Unpublished Dispositionunited States of America, Petitioner-appellee, v. Michael T. Glaspie, Respondent-appellant, 928 F.2d 405 (6th Cir. 1991)Annotate this Case
March 14, 1991
E.D. Mich. No. 90-60955; Zatkoff, J.
Before BOYCE F. MARTIN, Jr. and MILBURN, Circuit Judges, and WELLFORD, Senior Circuit Judge.
Michael T. Glaspie, a pro se Michigan taxpayer, appeals the district court's order granting enforcement of an Internal Revenue Service summons against him and ordering him to appear with his financial records before an IRS Revenue Officer on November 9, 1990. This case has been referred to a panel of the court pursuant to Rule 9(a), Rules of the Sixth Circuit. Upon examination of the record and the briefs, this panel unanimously agrees that oral argument is not needed. Fed. R. App. P. 34(a).
On October 6, 1989, Joanne Monacelli, a Revenue Officer with the IRS, issued a summons to Glaspie pursuant to 26 U.S.C. § 7602 and 26 C.F.R. Sec. 301.7602-1 in connection with an investigation into Glaspie's tax liability for the tax years ending 1984 through 1988. Glaspie had failed to file tax returns for any of those years. Glaspie acknowledged receipt of the summons, but did not appear at the appointed time. Monacelli granted him two extensions, the second until March 7, 1990, but again Glaspie did not appear.
On May 25, 1990, Monacelli filed a Petition to Enforce Internal Revenue Service Summons with the U.S. District Court. The petition was accompanied by Monacelli's Declaration. The court issued an order on May 31, 1990 directing Glaspie to show cause why he should not obey the IRS summons. Because of difficulty in effecting service of process, the court was obliged to issue two amended show cause orders. The second amended order, issued on August 28, 1990, permitted service by delivering a copy of the order along with the petition and attached exhibits to Glaspie personally, or by leaving copies at his home with "some person of suitable age and discretion." Within ten days of service, Glaspie was to file and serve a written response. Glaspie was also ordered to appear before the court on October 25, 1990. This order was served upon Glaspie's wife on October 5, 1990.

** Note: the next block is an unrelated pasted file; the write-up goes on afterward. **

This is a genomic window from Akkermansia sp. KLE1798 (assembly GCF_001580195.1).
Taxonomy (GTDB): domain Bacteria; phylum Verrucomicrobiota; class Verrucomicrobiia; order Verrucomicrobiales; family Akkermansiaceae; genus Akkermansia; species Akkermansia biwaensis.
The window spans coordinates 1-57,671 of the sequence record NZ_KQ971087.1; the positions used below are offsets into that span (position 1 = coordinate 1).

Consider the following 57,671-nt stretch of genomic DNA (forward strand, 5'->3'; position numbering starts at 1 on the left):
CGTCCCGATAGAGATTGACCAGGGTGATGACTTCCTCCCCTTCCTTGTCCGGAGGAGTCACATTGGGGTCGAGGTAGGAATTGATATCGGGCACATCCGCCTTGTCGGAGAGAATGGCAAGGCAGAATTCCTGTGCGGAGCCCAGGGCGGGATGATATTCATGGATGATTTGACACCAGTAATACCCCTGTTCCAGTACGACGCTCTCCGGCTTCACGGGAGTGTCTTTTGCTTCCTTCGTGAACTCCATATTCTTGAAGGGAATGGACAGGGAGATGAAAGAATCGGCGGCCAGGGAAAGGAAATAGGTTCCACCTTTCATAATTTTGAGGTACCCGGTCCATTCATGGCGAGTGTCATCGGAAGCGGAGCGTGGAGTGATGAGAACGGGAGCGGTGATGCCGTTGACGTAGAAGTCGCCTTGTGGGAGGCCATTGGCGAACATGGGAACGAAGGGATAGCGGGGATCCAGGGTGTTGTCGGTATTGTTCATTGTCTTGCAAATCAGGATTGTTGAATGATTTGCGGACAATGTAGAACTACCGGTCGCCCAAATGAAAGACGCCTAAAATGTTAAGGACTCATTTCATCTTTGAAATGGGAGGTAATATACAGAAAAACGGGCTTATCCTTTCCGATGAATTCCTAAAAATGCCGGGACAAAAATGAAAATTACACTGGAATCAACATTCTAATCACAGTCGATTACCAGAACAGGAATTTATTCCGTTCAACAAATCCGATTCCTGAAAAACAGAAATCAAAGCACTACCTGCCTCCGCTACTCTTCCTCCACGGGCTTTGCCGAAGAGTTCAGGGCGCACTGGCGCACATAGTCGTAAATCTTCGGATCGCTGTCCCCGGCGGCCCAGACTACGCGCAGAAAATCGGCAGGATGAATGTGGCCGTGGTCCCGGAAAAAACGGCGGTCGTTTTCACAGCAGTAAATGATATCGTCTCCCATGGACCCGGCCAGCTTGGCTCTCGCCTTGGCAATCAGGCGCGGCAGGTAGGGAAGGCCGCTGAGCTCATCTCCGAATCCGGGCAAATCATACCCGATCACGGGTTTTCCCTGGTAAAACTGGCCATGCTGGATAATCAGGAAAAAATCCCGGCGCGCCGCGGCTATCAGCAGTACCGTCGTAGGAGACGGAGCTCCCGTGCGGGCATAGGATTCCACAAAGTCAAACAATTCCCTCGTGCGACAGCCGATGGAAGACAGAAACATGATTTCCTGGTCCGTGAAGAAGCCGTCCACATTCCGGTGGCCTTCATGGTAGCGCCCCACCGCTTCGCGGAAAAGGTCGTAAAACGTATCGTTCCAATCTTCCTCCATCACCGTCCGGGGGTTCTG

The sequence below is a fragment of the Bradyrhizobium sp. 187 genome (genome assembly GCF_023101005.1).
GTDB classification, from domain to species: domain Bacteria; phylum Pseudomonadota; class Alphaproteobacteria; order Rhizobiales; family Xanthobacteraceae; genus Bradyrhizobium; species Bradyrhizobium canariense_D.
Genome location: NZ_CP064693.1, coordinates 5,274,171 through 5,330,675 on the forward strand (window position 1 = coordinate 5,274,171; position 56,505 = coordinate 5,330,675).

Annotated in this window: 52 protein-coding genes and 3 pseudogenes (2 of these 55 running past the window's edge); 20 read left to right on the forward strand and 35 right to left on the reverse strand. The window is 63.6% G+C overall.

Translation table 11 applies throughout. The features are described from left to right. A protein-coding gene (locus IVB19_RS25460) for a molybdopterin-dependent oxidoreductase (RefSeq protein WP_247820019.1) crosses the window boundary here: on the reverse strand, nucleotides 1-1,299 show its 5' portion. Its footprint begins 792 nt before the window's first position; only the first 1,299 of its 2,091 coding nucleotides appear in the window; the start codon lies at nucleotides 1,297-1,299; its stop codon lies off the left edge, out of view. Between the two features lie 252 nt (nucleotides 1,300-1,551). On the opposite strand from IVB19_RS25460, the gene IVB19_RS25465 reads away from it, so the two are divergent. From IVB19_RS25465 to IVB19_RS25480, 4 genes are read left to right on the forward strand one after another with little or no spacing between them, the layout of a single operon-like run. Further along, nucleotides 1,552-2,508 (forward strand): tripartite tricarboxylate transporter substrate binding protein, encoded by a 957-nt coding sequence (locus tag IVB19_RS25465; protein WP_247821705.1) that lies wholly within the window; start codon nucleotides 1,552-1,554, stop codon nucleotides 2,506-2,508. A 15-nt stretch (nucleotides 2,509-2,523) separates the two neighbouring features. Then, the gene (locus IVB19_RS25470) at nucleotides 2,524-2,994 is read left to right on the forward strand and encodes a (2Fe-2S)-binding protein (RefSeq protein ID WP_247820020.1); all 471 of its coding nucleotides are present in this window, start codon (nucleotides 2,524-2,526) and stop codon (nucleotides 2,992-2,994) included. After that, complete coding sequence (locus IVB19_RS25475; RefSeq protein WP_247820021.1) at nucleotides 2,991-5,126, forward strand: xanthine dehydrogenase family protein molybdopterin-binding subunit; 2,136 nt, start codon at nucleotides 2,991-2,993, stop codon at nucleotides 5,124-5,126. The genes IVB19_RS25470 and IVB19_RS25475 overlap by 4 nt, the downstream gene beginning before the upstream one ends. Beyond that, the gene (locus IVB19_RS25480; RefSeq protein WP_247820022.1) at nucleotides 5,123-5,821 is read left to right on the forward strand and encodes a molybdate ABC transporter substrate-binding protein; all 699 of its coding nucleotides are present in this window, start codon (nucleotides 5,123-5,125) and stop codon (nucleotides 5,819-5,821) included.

Glaspie did appear in court and at that time moved for dismissal of the IRS petition on three grounds, one of which claimed that the petition was not properly served. The court denied Glaspie's motion and granted the IRS's petition. In an order filed on October 29, 1990, the district court ordered Glaspie to appear with his financial records before Monacelli or her designated representative on November 9, 1990.
On appeal, Glaspie continues to argue the merits of his motion to dismiss, claiming that he was not given an opportunity to develop his arguments at the hearing before the district court. On November 5, 1990, Glaspie petitioned the district court for a stay pending appeal; his petition was denied on November 6, 1990. A panel of this court then denied a stay in an order filed on November 13, 1990.
Glaspie has presented no evidence showing that enforcement of the IRS summons would be an abuse of the court's process. United States v. Will, 671 F.2d 963, 966 (6th Cir. 1982). Accordingly, the district court's order filed October 29, 1990 is hereby affirmed. Rule 9(b) (5), Rules of the Sixth Circuit.